Review | Frozen the Musical by Lucy Morris

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© Disney, photography by Trevor Leighton


Lucy Morris


Frozen the Musical: A spectacle like no other!

It is no surprise that the animated Disney phenomenon Frozen (2013), which amassed over $1 billion at box offices worldwide, has been turned into a stage musical. And after it’s songs were tirelessly sung by children and families around the globe, it seemed like the logical next step. But can the film that seemed to relight Disney’s success translate as magically to stage as it seemed to on screen?

Showing at the Drury Lane Theatre, it’s recent £60 million extraordinary refurbishment appears a fitting venue for the production. As you enter the theatre, it’s apparent that the grandeur of it’s previous years has been delicately restored, leaving you a little breathless at the magnificence of this building. The spectacle that is Frozen the Musical has certainly found it’s perfect home.

Having seen the show on Broadway during it’s early months, I was excited to experience what I had remembered to be a very well done film-to-musical adaptation. But my memory had clearly failed to remind me how outstanding this show really was. From the extravagant set and costumes that changed with every scene, meticulously designed by Christopher Oram and built in the UK, to the additional songs that were just as memorable as the original score, written by Frozen creators Kristen Anderson-Lopez and Robert Lopez, I am positive that the musical will attract theatregoers whether they are fans of the film or not.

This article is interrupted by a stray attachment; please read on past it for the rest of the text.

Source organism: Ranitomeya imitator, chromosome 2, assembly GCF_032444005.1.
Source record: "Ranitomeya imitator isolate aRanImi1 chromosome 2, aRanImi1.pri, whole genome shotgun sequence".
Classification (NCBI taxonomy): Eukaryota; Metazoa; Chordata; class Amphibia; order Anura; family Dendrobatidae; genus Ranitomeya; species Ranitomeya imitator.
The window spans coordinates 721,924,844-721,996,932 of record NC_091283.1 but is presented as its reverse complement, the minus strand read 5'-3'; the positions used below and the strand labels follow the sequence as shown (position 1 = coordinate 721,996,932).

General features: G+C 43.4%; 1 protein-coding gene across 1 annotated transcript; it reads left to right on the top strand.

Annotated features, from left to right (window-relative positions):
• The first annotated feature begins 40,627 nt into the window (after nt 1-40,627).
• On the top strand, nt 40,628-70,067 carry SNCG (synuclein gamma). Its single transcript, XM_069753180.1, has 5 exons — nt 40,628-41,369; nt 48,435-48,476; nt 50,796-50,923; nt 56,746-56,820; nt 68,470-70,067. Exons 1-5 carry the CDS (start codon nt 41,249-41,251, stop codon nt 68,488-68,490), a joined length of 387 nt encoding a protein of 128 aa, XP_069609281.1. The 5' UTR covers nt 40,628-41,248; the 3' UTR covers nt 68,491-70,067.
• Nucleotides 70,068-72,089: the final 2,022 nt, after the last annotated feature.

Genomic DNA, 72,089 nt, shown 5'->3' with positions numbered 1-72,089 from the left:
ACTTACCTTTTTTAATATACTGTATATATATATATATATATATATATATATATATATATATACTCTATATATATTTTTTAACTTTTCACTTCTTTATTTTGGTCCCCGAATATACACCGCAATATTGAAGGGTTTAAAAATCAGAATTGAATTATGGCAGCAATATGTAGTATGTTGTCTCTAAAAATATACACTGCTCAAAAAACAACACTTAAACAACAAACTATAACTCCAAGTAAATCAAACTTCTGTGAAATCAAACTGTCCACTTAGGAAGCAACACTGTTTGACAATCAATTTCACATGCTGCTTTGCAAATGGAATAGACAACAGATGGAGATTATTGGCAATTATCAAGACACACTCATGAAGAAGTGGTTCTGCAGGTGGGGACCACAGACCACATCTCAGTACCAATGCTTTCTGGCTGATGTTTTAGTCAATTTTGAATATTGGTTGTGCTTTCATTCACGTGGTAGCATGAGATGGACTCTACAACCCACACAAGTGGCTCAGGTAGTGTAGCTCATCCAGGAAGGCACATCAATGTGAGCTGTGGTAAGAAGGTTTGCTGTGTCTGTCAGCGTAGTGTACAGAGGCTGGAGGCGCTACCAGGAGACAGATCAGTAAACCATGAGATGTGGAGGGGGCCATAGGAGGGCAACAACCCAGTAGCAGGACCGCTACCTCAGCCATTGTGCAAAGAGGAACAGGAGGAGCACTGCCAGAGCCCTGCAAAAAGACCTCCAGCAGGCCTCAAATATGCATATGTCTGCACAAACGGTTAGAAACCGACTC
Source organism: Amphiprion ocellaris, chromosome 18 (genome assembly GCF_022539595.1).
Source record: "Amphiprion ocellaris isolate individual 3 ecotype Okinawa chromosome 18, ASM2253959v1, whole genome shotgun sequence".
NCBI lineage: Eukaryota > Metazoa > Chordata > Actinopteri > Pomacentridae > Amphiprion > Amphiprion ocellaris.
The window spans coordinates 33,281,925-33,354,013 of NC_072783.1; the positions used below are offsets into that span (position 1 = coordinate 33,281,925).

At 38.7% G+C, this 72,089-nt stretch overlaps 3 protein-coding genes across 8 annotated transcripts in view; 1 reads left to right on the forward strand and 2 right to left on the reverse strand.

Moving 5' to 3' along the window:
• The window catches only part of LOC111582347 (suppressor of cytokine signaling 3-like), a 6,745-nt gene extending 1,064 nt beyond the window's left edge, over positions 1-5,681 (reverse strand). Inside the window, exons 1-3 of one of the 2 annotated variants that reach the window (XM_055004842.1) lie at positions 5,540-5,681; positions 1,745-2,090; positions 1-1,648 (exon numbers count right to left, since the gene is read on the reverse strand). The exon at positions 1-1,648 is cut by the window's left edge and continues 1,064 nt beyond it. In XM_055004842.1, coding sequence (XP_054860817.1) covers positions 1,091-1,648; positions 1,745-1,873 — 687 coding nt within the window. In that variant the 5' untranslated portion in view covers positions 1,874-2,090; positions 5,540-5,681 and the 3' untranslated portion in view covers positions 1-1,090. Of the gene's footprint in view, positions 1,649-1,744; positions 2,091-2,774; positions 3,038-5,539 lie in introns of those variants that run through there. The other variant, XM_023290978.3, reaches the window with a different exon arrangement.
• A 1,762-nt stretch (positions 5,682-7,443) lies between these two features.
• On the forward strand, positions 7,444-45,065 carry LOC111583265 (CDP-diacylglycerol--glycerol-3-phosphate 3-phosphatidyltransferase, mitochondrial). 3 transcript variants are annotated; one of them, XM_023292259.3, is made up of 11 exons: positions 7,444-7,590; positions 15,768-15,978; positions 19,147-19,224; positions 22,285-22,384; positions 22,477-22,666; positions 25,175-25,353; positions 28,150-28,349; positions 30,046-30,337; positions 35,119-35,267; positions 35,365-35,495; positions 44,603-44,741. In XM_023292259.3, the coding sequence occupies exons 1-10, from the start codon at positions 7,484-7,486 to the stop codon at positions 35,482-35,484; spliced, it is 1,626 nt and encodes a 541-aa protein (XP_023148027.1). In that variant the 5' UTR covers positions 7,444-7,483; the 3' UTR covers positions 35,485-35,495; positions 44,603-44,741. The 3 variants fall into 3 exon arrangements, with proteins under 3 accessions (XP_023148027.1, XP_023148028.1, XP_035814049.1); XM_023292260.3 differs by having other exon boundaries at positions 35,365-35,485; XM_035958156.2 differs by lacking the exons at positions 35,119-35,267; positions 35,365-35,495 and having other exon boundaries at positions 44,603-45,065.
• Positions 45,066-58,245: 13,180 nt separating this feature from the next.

Furthermore, the effects that appear around every corner ensure the magic of the film lives on in musical form. Particularly during the hit song Let it Go, when Elsa makes the transition from a timid, held-back young woman, to a confident and powerful Queen, are perfectly accompanied by Jeremy Chernick’s outstanding special effects design, where if you blink, you will miss it.

Samantha Barks (Les Miserablés, Pretty Woman) takes on the role of Elsa, and she does so with grace and poise. Her extensive range and euphonious voice allows her to bring the songs to life with ease, whilst her ability to encourage the audience to want to assist during her turmoil shows the realism of her performance.

Stephanie McKeon (The Commitments, Beautiful: The Carole King Musical) plays her optimistic sister Anna, and she is every bit as energetic, daring and ditsy as the film. McKeon breathes an air of exuberance onto stage and is every bit as ‘Anna’ as you would want her to be. A special mention goes to Summer Betson who played Young Anna during this performance (Saturday 4th September) for her impeccable comedic timing and was very much the younger version of McKeon’s.

Craig Gallivan (School of Rock, Billy Elliot) has the difficult task of creating the much-loved character of Olaf. Dressed up as the human version of him, Gallivan seems the master of puppets as he manipulates an Olaf on strings but does so with such authenticity, you forget he is a puppeteer. Ashley Birchall and Mikayla Jade have arguably the most physically tiresome role in the show inside the costume of Sven the reindeer. Although the character is only onstage for around forty minutes during the entire performance, they are both inside the suit on all fours, planking for up to seven minutes at a time, but seem to do so effortlessly.

With all of the talent, effects, costumes and scenery, I can say with certain that no magic is lost in this adaptation. In fact, I would say there is so much gained experiencing this live on stage at this beautiful venue, even bigger and brighter than Broadway. Live theatre is most certainly back, and the West End would be crazy to ever let this one go.


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